Stock Ghyll Force Up against the stiff competition of tourist's attention and pounds were some of the land's real gems in its waterfalls. As you can see from the smattering of waypoints shown in the map at the top of this page, it's a bit overwhelming to list all of the Great Britain Waterfalls at once. So we're dividing up the region into the following subregions - Northern England, North Wales and Central Wales, South Wales and Southwestern England, Southern and Central Scotland (i.e. the Lowlands and Southern Highlands, respectively), and Northern Scotland (i.e. the Highlands). Certainly, there's a lot of ground to cover regarding what these subregions really mean so let's break them down for you.

What Julie and I are defining as the Northern England subregion pretty much consists of the waterfall-dense Yorkshire Dales, the Lakes Region, and the North Pennines. Not only did this area feature rolling hills and valleys, but it also featured giant lakes, stone circles, and several caves, where one even featured underground waterfalls like Gaping Gill. We also saw other attractive waterfalls like High Force as well as Aira Force among others.

The North Wales and Central Wales subregion pretty much consists of the Snowdonia to the north and the northern part of Powys in Central Wales near Aberystwyth. It was in this subregion that we saw a couple of the most impressive and well-preserved castles in Conwy and Carnaerfon as well as the beach town of Llandudno. It also seemed like the Welsh language and heritage was well preserved in this subregion. That said, most of the waterfalls we've encountered here were within Snowdonia National Park such as the famous Swallow Falls and Aber Falls. As far as Central Wales was concerned, we're including waterfalls as far south as Mynach Falls (or Devil's Bridge) and as far east as Pistyll Rhaeadr.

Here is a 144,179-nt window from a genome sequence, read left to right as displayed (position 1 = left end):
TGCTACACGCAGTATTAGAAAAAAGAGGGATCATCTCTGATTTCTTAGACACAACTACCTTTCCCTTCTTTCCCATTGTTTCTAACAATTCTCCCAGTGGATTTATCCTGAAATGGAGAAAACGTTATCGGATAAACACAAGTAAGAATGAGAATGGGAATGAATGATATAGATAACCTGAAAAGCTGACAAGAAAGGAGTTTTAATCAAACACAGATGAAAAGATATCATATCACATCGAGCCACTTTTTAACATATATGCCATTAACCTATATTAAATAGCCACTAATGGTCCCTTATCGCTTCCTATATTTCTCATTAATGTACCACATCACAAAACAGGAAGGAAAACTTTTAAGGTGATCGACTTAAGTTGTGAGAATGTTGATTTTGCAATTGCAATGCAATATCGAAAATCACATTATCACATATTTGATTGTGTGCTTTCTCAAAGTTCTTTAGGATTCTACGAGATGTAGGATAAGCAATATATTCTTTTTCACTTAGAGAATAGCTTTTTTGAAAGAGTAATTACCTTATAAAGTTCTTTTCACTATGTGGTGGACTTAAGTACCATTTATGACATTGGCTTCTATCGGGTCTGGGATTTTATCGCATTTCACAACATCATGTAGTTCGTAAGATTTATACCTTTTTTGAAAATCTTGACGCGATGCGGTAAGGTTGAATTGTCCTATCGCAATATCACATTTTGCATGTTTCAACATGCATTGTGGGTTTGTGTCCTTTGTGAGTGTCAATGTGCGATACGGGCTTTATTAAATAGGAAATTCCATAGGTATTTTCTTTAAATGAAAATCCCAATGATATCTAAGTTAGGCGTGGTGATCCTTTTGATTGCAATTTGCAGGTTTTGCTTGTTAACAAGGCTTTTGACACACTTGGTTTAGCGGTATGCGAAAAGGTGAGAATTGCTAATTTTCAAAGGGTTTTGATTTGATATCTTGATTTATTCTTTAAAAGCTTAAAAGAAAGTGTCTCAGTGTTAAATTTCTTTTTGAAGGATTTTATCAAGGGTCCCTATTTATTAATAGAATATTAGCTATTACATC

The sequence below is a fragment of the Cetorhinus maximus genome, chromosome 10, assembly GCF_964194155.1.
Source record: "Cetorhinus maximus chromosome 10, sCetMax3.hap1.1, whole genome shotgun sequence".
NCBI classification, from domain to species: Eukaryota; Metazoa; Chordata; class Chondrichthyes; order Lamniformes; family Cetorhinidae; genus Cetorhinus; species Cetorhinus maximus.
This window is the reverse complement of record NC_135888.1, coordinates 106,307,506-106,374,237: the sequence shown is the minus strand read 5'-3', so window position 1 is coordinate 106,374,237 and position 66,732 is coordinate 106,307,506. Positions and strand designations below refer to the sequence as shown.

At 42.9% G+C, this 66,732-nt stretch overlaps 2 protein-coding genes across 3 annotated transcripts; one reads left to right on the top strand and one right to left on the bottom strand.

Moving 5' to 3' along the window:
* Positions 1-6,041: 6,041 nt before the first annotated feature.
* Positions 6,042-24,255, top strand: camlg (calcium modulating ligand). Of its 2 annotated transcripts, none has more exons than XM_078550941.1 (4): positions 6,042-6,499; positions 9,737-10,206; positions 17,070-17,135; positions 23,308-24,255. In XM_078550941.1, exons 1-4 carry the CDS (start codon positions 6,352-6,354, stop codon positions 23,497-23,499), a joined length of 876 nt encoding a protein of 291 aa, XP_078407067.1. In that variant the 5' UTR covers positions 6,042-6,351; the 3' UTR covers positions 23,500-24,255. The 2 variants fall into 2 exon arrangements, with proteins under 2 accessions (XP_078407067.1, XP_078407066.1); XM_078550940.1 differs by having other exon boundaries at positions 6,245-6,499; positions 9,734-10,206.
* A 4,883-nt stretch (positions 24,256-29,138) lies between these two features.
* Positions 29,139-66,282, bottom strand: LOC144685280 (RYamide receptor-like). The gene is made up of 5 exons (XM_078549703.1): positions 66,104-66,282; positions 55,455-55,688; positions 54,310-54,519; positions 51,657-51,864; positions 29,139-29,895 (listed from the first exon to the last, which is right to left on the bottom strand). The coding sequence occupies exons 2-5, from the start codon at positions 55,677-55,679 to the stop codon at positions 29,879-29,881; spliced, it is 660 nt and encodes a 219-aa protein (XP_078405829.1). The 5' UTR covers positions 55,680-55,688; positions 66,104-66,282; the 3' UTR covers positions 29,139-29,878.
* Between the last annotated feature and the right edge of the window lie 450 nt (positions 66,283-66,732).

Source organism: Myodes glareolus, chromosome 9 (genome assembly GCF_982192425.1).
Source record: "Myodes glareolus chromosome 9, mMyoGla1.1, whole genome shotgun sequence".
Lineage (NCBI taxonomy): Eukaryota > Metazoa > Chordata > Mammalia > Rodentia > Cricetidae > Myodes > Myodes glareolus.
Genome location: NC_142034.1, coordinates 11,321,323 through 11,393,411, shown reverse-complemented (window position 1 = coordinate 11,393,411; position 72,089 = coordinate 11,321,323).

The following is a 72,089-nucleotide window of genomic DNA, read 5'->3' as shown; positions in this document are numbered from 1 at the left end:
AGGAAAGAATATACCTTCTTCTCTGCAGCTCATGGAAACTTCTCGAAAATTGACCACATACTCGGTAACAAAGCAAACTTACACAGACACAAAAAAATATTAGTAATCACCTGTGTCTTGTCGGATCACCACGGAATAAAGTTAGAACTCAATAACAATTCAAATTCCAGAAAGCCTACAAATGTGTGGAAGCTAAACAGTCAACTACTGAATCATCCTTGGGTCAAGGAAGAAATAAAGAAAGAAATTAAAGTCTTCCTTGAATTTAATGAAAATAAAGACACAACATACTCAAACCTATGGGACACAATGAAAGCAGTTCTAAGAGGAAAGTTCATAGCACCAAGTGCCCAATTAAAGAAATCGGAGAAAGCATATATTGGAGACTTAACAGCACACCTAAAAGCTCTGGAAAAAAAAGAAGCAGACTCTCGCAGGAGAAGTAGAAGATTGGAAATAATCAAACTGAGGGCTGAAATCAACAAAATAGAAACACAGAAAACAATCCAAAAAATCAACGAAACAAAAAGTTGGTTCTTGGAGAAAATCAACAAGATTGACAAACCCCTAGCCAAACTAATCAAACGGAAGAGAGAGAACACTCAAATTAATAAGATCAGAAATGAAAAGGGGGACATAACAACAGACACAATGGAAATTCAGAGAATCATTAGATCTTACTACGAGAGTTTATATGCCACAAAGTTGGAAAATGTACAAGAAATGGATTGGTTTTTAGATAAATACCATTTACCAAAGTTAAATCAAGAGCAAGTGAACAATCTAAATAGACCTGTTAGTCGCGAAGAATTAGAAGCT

Waterfalls within the Dan-yr-Ogof Showcaves We're defining the South Wales and Southwest England subregion to pretty much include the large area of Southwestern Great Britain. Even though Wales is its own country, we thought this made the most geographical sense in terms of the waterfalls we've happened to visit. South Wales seemed like a pretty straightforward subdivision of this subregion, but we're defining Southwest England as the former kingdom of Cornwall as well as the Devon Region. If we happened to see a waterfall in the Cotswolds area (which we didn't), then we'd also place it in this subregion. Among the notable waterfalls in this subregion include the Sgwd Henrhyd (which was the Batcave in one of the Batman movies) and the four waterfalls of the so-called Four Falls Trail of the Brecon Beacons.

The Southern and Central Scotland subregion encompasses the so-called "Lowlands" between Edinburgh and Glasgow and to the south of those cities as well as the Southern Highlands, which we're arbitrarily defining to be the vast area north of the Edinburgh-Glasgow dividing line and south of Loch Ness and the fault line to the southwest of it. Included in this subregion are of course the cosmopolitan and very cultural cities of Edinburgh and Glasgow. But in terms of Nature, it also includes the highest point in Great Britain in Ben Nevis. And amongst the waterfalling highlights here include Gray Mare's Tail and Steall Falls (the latter was said to have featured in one of the Harry Potter movies). We're also including Glencoe Valley in this subregion.